Magazine article The Spectator

Cinema: Boyhood

Magazine article The Spectator

Cinema: Boyhood

Article excerpt


12, Nationwide

Richard Linklater's observational chronicle, Boyhood , was 12 years in the making and is 166 minutes long -- that's nearly three hours, in real money -- and I wasn't bored for a single moment. Isn't that miraculous? Have you ever heard the like? Me, who is generally bored at the drop of a hat? Me, who is generally bored before the hat even hits the ground? But those 166 minutes (still nearly three hours, in real money) just flew by, as can happen, when you are utterly engrossed. Who knew?

This is the story of a family, as told through the eyes of a boy, Mason (Ellar Coltrane), who ages from six to 18, in real time. Here is how it worked: Linklater caught up with Ellar every year, for four or five days of shooting, along with other members of the key cast, amounting to 39 days in all. So everyone, quite literally, ages before us, which is fascinating, in and of itself. We see Ellar's different hairstyles, from floppy to crew cut, and his perfect childhood skin surrendering to acne and bumfluff and that most terrifying of male adolescent features, the hefty mono-brow. Similarly, we see changes in his sister, Samantha (Lorelei Linklater, the director's daughter), as well as their parents (Ethan Hawke and Patricia Arquette; both excellent), who thicken and gather wrinkles along with, I should add, substance and maturity. Boyhood is being described as a 'coming of age' film but, it made me realise, aren't we all 'coming of age', always? Isn't becoming a parent also 'coming of age', along with, at some point, having to let your children go? And so on?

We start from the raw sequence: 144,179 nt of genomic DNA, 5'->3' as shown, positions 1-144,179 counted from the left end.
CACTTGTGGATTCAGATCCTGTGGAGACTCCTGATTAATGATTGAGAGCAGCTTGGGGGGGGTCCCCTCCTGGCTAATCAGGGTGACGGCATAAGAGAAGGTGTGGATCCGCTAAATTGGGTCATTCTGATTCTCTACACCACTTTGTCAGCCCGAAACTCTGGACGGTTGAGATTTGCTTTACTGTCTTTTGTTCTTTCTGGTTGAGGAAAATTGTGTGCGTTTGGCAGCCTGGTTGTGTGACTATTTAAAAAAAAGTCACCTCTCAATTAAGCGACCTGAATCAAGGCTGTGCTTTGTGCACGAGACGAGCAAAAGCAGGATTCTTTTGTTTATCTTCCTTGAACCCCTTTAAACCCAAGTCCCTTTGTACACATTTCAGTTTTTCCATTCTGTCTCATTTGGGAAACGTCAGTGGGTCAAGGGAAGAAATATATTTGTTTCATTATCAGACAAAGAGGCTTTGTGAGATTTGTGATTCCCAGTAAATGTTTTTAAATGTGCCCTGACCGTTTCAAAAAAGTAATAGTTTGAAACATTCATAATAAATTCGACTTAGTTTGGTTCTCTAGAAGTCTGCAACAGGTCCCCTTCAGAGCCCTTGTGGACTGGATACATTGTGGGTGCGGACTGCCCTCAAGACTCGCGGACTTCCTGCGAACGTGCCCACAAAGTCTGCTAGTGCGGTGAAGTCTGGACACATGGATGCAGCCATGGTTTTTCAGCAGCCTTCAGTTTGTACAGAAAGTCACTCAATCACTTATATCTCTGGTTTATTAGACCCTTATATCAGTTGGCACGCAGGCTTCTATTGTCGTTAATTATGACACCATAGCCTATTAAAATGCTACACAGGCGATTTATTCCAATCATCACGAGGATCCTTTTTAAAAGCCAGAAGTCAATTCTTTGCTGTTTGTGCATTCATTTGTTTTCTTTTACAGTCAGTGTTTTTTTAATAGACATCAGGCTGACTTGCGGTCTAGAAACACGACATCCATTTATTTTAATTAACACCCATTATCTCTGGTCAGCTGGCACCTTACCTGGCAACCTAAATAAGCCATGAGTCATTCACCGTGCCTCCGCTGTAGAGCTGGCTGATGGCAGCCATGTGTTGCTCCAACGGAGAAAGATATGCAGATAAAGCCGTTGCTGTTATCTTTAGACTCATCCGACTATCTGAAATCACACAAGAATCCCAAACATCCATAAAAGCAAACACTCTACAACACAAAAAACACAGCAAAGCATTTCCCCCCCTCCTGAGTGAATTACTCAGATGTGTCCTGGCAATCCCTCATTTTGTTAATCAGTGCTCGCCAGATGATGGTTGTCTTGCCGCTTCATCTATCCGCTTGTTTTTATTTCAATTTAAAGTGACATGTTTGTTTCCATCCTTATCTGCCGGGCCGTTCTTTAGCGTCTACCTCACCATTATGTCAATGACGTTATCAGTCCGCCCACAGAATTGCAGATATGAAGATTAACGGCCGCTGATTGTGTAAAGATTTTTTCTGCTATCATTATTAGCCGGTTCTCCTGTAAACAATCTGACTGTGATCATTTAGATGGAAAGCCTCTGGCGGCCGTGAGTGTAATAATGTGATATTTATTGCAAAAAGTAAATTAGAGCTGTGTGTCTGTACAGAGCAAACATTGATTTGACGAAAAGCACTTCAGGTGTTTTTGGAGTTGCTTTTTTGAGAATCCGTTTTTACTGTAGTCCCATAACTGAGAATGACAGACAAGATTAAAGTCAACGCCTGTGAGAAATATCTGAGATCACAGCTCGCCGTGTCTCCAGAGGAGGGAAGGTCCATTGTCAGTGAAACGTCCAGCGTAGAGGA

Naturalistic: Ellar Coltrane and Ethan Hawke as Mason, junior and senior

As the film opens, Mason is that six-year-old, and is being chastised by his mother, Olivia (Arquette), in the car for not concentrating at school. Ellar is an arresting presence from the off, with his steady, green-eyed gaze and air of self-possession, and he remains arresting throughout. Linklater, who is best known for charting the course of a single relationship over a 20-year period in his 'Before' trilogy (Before Sunrise, Before Sunset, Before Midnight ), can't have known what he was getting, precisely, with Ellar, or what he would get in future years, but maybe it wouldn't have mattered? If he'd grown up into a 20-stone slob with barbed-wire neck tattoo, it would have still been a film, but a different film? Just putting that out there, is all.

Olivia is a single mom, having separated from their father, Mason Snr (Hawke), who has been absent in Alaska, but has just returned. We don't know why their marriage broke down exactly, but are given to understand that Mason Snr is a drifter who could not knuckle down to parenthood. …

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